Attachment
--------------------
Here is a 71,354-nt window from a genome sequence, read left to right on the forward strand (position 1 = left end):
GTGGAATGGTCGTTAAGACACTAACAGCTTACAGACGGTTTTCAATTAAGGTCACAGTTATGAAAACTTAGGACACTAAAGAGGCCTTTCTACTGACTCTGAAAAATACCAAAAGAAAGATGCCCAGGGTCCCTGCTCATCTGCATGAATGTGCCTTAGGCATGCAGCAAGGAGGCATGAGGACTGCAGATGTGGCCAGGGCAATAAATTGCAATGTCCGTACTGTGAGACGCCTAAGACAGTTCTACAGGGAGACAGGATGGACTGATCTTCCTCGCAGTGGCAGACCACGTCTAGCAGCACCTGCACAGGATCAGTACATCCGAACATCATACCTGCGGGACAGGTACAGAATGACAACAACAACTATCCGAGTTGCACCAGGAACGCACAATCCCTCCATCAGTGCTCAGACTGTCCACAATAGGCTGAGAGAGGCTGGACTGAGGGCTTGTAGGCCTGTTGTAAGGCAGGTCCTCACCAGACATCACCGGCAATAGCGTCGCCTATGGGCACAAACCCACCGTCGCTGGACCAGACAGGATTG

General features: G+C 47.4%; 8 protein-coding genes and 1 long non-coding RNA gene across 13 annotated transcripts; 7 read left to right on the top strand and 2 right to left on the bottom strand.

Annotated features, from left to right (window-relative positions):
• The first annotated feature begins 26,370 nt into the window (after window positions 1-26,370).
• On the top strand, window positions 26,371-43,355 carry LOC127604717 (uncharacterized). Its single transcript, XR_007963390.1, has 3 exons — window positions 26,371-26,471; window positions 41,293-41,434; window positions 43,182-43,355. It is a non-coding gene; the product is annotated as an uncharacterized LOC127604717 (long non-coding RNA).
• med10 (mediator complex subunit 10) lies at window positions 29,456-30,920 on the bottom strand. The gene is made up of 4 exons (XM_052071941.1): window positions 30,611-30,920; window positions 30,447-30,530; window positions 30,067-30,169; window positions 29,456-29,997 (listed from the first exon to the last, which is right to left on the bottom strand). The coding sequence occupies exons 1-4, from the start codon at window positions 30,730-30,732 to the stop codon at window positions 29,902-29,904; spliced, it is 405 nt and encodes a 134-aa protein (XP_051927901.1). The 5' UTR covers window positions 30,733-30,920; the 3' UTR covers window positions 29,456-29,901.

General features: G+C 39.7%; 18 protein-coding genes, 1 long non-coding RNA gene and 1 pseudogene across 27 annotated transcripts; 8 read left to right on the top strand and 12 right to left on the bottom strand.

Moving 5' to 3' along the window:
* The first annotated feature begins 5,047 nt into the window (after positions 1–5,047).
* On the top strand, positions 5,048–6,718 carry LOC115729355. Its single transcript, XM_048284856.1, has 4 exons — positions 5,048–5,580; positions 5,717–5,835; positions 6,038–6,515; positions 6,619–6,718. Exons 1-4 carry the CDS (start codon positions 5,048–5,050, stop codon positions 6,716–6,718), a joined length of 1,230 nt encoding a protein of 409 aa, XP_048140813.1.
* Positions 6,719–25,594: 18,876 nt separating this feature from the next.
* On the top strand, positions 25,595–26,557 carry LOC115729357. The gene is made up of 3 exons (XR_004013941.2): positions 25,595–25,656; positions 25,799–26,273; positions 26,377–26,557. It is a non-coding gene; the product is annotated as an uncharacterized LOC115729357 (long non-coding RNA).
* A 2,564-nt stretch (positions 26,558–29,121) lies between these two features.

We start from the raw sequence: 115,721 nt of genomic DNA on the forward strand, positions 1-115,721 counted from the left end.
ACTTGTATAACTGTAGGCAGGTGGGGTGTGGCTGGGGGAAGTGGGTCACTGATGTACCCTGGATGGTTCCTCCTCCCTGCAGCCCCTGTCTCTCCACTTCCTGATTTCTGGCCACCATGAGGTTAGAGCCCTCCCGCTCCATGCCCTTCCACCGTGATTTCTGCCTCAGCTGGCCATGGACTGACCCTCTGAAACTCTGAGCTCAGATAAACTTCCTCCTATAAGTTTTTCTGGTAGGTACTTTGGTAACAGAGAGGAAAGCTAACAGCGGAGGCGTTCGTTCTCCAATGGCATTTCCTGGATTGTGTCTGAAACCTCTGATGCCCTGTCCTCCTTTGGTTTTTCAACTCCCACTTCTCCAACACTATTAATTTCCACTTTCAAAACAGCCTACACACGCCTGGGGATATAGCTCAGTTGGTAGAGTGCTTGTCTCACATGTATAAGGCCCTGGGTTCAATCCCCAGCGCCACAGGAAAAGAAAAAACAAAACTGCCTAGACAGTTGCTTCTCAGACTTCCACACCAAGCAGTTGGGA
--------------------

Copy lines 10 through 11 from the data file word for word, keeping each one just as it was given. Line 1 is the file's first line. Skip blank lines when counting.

* The first annotated feature begins 5,047 nt into the window (after positions 1–5,047).
* On the top strand, positions 5,048–6,718 carry LOC115729355. Its single transcript, XM_048284856.1, has 4 exons — positions 5,048–5,580; positions 5,717–5,835; positions 6,038–6,515; positions 6,619–6,718. Exons 1-4 carry the CDS (start codon positions 5,048–5,050, stop codon positions 6,716–6,718), a joined length of 1,230 nt encoding a protein of 409 aa, XP_048140813.1.